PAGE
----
President LeBlanc Encourages Personal Growth, Social Media Awareness at Convocation

Dr. LeBlanc discussed the dangers of social media and encouraged delaying off-campus internships in the first academic year during the Convocation ceremony.

Convocation LeBlanc
President Thomas LeBlanc shared some advice for the class of 2022 during his remarks at Convocation. (Photos: William Atkins/GW Today)
September 10, 2018

By Briahnna Brown

Thousands of first-year students gathered in the Charles E. Smith Center Saturday morning to formally mark the beginning of their time at the George Washington University, and they heard words of welcome, encouragement and caution from GW’s president and provost.

The class of 2022 filled the arena stands in their bright green T-shirts for the GW tradition. They had an opportunity to show pride for their individual schools and colleges with cheers after introductions from their respective deans, to learn the university’s Alma Mater and to join in on the GW Fight Song.

Convocation also marked the beginning of the Day of Service in which first-year students volunteer at more than 40 sites in the Washington, D.C., area.

In his remarks, President Thomas LeBlanc focused on the importance of taking full advantage of what is offered at GW. He said that in his first year as president at GW, he has seen students grow intellectually and socially while exploring new ideas and has seen lives transformed and potential realized.

(President LeBlanc’s full speech.)

But, Dr. LeBlanc noted, he has also seen students put those opportunities at risk, noting that “my greatest fear most days is that one of our students will get run over on social media.”

“If you express an opinion on social media, you abandon the protections and considerations that are given on this campus,” Dr. LeBlanc said. “Here, we expect you to experiment with the ideas of the world and sometimes fail spectacularly. We celebrate that and view it as an opportunity to learn and to grow.

“Out there on social media, not so much. What you say will remain with you forever in the digital world,” he continued. “On social media, very little is worth remembering, but nothing is forgotten. So, take the energy with which you might curate your social media accounts and persona and pour that energy into the curation of your mind here on campus.”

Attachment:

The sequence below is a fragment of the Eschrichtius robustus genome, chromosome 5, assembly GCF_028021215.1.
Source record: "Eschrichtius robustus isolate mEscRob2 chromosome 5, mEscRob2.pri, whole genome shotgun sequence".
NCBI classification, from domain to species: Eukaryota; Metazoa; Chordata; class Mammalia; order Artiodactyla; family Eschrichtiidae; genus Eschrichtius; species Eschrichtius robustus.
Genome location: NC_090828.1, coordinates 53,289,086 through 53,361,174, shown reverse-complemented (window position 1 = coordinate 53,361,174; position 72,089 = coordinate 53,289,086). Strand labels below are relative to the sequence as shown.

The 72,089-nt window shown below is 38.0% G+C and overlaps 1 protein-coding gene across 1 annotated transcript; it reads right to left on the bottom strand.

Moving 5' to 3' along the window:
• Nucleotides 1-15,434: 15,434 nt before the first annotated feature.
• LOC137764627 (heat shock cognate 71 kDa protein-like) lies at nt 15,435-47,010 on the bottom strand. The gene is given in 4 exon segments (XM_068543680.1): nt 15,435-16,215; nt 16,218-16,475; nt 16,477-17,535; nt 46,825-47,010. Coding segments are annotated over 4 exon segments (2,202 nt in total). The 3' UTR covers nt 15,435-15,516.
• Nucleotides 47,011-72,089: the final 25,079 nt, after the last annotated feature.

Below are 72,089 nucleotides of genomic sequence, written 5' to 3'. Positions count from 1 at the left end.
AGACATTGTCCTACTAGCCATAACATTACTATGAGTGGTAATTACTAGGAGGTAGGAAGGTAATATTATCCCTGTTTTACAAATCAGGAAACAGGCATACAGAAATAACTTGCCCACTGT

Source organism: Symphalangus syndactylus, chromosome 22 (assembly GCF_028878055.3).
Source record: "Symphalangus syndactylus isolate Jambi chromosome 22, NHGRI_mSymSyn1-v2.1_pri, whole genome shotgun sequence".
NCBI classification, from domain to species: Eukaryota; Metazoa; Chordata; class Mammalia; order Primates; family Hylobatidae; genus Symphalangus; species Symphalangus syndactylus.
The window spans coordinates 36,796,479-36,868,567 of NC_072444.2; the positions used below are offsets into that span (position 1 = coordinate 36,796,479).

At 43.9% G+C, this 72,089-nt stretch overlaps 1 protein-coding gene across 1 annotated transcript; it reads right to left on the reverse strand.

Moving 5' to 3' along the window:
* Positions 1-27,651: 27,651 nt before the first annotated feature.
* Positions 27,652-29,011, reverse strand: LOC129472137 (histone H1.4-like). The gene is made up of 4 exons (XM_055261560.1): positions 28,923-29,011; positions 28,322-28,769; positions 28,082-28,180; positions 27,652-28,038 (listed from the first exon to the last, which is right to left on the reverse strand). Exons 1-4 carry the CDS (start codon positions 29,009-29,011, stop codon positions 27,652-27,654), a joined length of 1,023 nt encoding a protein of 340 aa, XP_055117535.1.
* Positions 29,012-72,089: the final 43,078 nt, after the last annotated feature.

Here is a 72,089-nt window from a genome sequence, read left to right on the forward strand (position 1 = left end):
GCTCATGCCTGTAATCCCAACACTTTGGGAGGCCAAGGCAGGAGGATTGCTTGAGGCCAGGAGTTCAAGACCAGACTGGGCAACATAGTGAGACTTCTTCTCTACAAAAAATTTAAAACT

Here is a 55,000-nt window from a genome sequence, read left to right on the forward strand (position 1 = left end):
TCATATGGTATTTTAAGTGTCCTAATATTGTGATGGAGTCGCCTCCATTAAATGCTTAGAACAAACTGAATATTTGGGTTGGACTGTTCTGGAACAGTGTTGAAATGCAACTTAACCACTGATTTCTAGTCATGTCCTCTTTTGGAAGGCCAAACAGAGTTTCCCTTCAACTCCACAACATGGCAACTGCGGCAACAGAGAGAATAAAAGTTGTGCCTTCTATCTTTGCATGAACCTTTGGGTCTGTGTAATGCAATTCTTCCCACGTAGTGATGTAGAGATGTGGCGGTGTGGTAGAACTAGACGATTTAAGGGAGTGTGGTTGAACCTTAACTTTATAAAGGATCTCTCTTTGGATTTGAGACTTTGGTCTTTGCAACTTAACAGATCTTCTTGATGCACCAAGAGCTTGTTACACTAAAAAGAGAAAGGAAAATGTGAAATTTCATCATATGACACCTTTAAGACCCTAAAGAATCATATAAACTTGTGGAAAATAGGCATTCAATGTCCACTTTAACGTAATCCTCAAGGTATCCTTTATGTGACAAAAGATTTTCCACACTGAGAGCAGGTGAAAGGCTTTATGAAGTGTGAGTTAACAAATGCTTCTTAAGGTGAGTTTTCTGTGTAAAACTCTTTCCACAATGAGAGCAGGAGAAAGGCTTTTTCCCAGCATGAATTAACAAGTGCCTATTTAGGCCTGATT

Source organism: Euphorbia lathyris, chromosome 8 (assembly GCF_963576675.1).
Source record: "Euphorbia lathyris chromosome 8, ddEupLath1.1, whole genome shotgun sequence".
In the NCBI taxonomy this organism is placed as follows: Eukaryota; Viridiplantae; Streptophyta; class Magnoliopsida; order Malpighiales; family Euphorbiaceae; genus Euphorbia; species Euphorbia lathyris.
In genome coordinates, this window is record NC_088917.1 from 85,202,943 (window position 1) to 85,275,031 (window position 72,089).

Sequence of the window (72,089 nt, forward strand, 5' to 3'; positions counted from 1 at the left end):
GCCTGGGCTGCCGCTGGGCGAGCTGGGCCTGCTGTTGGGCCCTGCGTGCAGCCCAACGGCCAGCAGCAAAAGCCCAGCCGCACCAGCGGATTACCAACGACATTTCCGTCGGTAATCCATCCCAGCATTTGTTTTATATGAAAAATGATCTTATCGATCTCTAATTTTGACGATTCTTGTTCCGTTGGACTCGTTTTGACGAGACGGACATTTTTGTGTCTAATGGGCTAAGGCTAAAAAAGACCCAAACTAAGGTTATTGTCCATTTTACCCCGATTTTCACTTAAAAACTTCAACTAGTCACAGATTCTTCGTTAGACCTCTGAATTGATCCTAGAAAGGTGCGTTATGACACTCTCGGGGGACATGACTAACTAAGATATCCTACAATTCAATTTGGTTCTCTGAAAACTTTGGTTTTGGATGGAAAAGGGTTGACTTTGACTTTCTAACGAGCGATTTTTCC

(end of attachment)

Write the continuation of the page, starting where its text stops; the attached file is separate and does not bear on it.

Convocation 2018

President LeBlanc encouraged students on their paths to self-discovery at GW during his Convocation remarks.


Dr. LeBlanc also talked about concerns over first-year students seeking professional growth with off-campus internships at the expense of taking advantage of the opportunities for personal growth on campus.

“There is great value in being on a campus in the nation’s capital, but internships are only one part of that value,” Dr. LeBlanc said. “In these first few months of your college experience, an internship can be a distraction from the important work of laying a foundation for success here at GW.

“I urge you to use this first year carefully,” he added. “Take the time to learn how to succeed in college and begin to build knowledge in your chosen field. Make friends, spend time with faculty, go to the Smithsonian, there are a thousand things you can do in your first year at college that will build that foundation for your success in the future.

“And when it’s time for you to focus on your internships, you will be better off for having waited.”

He ended his remarks by encouraging the first-year students to broaden their awareness of the world beyond their own experiences, because the next few years at GW will be the best opportunity they will have to do so.

“It is the beginning of a great journey for you,” Dr. LeBlanc said. “I wish you well, I look forward to being a part of that journey and to growing in wisdom together.”

In earlier remarks to the class of 2022, Provost Forrest Maltzman said that Convocation is an official welcoming into the GW community. Responsibilities come with being part of the GW community, he noted, including ensuring that GW is an inclusive environment for everyone.

He announced that first-year students would be required to participate in an online educational opportunity that is focused on diversity, equity and inclusion. Dr. Maltzman told students that they may learn new language and terms and may begin to ask themselves more questions while challenging themselves to grow.

“If you are familiar with the content, we expect you to challenge yourself even more,” Dr. Maltzman said. “Model the behaviors, use the language, engage in self-reflection at a deeper level and move out of your comfort zone by interacting with people who grew up in different circumstances and are different from you.

“Be part of GW’s journey towards a stronger community,” he said.

He asked students to commit to making GW welcoming for all, keeping an open mind, fostering respectful dialogue and challenging harmful biases.

He also encouraged them to get to know their classmates with their unique perspectives and experience from around the world and be kind to each other during this period in their lives where they are all growing at GW.

“You must resist the urge to write off – or ‘cancel’—a classmate who makes a genuine error in the pursuit of learning,” Dr. Maltzman said. “A caring and inclusive environment means listening to each other and giving each other the benefit of the doubt, so that everyone has a chance to learn and grow in our community.”

News

First-Year Students Join the GW Community through Service

September 10, 2018

The university’s largest Freshman Convocation and Day of Service featured service at more than 40 sites in the D.C. area and encouraging words from GW administrators. <